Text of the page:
I put my name on the hold list at the library as soon as I heard this book was coming out and got it days after its release. Rather then a standard me...moreI put my name on the hold list at the library as soon as I heard this book was coming out and got it days after its release. Rather then a standard memoir, Bush discussed a number of important decisions he made throughout his life, the most important being his decision to quit drinking. Unfortunately I was disappointed in this book. It does provide a somewhat interesting look behind the scenes, but there is nothing shocking here. After I told my wife my thoughts on the book she said, "what did you expect?" Good question, I definitely expected more than this. The one conclusion I came to after reading this is that George Bush did what he did because he believed it was best for the country. I can't say I agree with him, but I feel a little better knowing that. A very little.
As a side note, I was interested to see they were well over 100 5 star ratings posted on Amazon with two days of the book's release, as well as a good 25 or so one star ratings. From a quick reading it did not appear that many of the raters had read the book. But again, what did I expect. (less)
Documents the changes to the New Deal caused by the 1937 recession and the Second World War. Brinkley briefly discusses the pre-Recession polices and...moreDocuments the changes to the New Deal caused by the 1937 recession and the Second World War. Brinkley briefly discusses the pre-Recession polices and then gets into extreme detail regarding the people and changes after 1937. At times I had a hard time keeping the abbreviations straight, the book could have used a listing of agencies, bureaus, committees, etc , and their abbreviations. Some knowledge of economics would be helpful to the reader. I can't recommend this to the general reader, however if you have an interest in either the New Deal or the development of liberalism, it would be worth reading.(less)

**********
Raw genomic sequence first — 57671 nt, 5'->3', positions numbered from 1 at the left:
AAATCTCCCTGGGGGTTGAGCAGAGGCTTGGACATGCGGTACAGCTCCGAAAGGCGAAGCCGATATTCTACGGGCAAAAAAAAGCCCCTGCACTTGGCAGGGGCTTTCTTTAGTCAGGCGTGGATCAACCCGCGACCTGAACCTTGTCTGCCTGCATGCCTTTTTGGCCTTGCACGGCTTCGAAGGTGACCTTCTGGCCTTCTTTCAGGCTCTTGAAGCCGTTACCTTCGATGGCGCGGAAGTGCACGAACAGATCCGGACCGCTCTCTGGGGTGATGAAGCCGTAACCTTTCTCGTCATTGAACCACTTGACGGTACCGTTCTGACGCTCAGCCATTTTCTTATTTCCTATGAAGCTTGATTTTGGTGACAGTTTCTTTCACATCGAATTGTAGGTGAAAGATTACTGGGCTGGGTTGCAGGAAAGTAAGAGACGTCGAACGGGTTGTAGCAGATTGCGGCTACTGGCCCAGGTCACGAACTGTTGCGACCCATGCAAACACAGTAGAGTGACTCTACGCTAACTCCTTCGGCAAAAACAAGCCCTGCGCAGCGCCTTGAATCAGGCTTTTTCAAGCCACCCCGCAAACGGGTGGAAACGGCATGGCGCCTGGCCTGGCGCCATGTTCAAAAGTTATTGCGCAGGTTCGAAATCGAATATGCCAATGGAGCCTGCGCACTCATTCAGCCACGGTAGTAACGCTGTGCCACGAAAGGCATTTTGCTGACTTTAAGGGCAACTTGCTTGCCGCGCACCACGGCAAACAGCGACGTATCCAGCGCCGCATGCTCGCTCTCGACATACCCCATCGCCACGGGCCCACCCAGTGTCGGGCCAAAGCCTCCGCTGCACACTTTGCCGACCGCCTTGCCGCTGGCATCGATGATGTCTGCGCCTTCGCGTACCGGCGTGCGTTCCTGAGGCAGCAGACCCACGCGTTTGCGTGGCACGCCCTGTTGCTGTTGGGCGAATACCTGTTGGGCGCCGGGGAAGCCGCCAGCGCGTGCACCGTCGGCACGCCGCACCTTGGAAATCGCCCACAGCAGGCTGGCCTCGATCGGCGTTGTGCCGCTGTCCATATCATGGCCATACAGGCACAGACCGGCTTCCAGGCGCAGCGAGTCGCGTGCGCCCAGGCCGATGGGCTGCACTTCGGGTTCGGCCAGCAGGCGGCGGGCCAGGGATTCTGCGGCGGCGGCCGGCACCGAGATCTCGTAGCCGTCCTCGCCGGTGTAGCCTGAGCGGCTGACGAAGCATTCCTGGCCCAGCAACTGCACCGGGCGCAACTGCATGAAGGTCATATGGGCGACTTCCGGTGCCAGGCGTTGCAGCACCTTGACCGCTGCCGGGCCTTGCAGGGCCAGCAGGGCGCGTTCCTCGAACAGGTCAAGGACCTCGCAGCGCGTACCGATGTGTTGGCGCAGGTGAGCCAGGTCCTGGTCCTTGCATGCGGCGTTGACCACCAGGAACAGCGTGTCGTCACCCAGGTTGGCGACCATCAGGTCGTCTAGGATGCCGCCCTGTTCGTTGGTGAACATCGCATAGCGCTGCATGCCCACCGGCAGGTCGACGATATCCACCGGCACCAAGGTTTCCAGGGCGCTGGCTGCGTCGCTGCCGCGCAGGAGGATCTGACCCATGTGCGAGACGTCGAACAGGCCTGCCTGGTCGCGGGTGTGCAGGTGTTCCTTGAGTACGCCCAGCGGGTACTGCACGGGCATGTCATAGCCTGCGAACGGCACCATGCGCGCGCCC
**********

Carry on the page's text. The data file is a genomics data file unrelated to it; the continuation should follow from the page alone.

Professor Zinn and I have vastly different political beliefs but I'm going to discuss his book and not his politics right up until the end. This is an...moreProfessor Zinn and I have vastly different political beliefs but I'm going to discuss his book and not his politics right up until the end. This is an abridgement of Zinn's A People's History of the United States that only covers the 20th Century. Apparently, according to Zinn, the 20th Century didn't begin until the 1960s and then everyone protested a lot of things. Zinn makes the point of describing the "people" from the title by saying 1% of Americans control 45% of the wealth, the "people" are the other 99%. Zinn then goes on the talk about civil rights protestors, anti-war protestors, prison protestors, Indian protestors, and on and on, so in reality, the "people" are the 1% of the population who protest. The other 98% are forgotten about, I assume because they have jobs and don't have time to protest. [return][return]Zinn also misuses data to make his points, for example, comparing incomes between two groups but only converting one into 2004 dollars. He also assumes meanings to events that are not really there. For instance, in discussing the 1992 election, he states that 19% of voters were unhappy with the choices given by the two major parties and protested against the choices they were given by voting for Ross Perot. As unlikely as it seems, I would be willing to bet the a fair number of people who voted for Perot did so because they wanted to vote for him and not as a protest against the other candidates. These are just a few examples of issues I had with this book. I say book, but it was actually an audio book, so I should probably say CDs. The reason I mention that is I said at the start that I was not going to discuss Zinn's politics until the end, which would be now. [return][return]While I agree with some of what Zinn said I still had a hard time finishing the book (CD) and actually I didn't finish it. I made it to the last CD when Zinn started talking about poor oppressed Mumia Abu-Jamal and how he was sentenced to death because the government wanted to shut him up, no mention of the crime he committed or of the cop he killed. At that point I hit the eject button and if the CDs hadn't belonged to the library, I would have chucked them out the window onto 95. Damn Communist Bastard.(less)